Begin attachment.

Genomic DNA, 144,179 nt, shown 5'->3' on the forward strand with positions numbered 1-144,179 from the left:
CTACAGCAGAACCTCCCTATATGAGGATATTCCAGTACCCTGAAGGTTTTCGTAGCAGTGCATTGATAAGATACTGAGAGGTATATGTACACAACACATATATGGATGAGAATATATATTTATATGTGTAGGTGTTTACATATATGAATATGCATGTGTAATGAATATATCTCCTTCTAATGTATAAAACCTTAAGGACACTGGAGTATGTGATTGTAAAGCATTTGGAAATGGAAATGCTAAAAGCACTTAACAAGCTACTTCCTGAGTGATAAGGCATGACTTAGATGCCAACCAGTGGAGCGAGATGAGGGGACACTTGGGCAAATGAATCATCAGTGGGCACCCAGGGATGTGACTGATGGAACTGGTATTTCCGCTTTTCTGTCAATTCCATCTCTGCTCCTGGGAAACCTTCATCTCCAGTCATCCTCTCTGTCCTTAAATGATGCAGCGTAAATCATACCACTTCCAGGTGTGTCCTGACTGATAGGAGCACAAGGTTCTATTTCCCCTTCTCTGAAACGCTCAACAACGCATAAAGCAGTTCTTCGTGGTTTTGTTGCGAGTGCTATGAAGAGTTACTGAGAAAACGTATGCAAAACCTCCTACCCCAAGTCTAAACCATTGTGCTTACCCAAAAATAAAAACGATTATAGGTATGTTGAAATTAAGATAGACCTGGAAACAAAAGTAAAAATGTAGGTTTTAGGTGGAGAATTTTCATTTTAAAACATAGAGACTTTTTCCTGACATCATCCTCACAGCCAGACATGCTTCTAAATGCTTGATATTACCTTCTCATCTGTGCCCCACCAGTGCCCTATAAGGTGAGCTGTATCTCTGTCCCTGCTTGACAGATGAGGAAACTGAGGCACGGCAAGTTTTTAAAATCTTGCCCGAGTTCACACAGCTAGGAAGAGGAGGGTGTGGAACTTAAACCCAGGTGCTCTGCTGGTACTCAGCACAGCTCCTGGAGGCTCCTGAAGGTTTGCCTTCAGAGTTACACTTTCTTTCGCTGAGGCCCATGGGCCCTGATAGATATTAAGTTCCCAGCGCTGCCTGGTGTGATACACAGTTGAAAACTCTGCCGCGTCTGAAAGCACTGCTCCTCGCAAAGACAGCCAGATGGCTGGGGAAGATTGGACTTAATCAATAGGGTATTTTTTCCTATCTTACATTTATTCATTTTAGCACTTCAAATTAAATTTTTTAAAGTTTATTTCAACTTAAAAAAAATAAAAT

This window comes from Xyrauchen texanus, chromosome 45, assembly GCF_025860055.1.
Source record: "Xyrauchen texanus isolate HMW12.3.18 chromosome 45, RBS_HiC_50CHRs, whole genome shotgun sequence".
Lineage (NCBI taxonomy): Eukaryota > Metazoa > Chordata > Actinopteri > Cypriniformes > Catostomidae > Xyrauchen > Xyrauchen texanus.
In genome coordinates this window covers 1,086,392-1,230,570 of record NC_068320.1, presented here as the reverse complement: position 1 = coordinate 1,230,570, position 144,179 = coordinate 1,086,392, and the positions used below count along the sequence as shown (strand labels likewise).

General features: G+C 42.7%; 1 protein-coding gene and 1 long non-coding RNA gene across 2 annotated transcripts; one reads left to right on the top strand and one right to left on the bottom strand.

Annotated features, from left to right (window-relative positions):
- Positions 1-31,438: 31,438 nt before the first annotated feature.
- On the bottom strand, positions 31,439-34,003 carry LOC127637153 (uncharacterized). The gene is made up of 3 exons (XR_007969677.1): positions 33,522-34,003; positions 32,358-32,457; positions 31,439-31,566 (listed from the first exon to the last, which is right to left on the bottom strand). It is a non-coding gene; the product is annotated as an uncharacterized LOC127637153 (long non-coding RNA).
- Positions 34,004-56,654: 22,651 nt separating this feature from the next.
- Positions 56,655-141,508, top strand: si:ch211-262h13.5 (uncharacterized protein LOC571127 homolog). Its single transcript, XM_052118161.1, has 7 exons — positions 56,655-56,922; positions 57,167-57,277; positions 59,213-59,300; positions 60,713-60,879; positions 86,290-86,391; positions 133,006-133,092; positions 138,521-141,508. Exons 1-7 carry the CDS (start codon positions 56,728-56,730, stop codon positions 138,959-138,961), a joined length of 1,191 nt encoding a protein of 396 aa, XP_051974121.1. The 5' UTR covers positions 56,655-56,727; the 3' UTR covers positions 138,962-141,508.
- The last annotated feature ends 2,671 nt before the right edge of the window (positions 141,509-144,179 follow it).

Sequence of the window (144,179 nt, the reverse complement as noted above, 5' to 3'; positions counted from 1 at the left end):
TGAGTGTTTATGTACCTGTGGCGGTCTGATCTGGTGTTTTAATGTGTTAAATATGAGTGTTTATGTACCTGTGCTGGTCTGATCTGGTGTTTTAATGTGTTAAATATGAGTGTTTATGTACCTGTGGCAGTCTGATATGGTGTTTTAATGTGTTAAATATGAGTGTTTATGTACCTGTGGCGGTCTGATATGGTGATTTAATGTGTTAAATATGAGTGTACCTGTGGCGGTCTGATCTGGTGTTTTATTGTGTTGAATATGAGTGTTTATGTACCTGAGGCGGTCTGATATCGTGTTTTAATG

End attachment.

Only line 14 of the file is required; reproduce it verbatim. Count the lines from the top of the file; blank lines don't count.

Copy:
Sequence of the window (144,179 nt, the reverse complement as noted above, 5' to 3'; positions counted from 1 at the left end):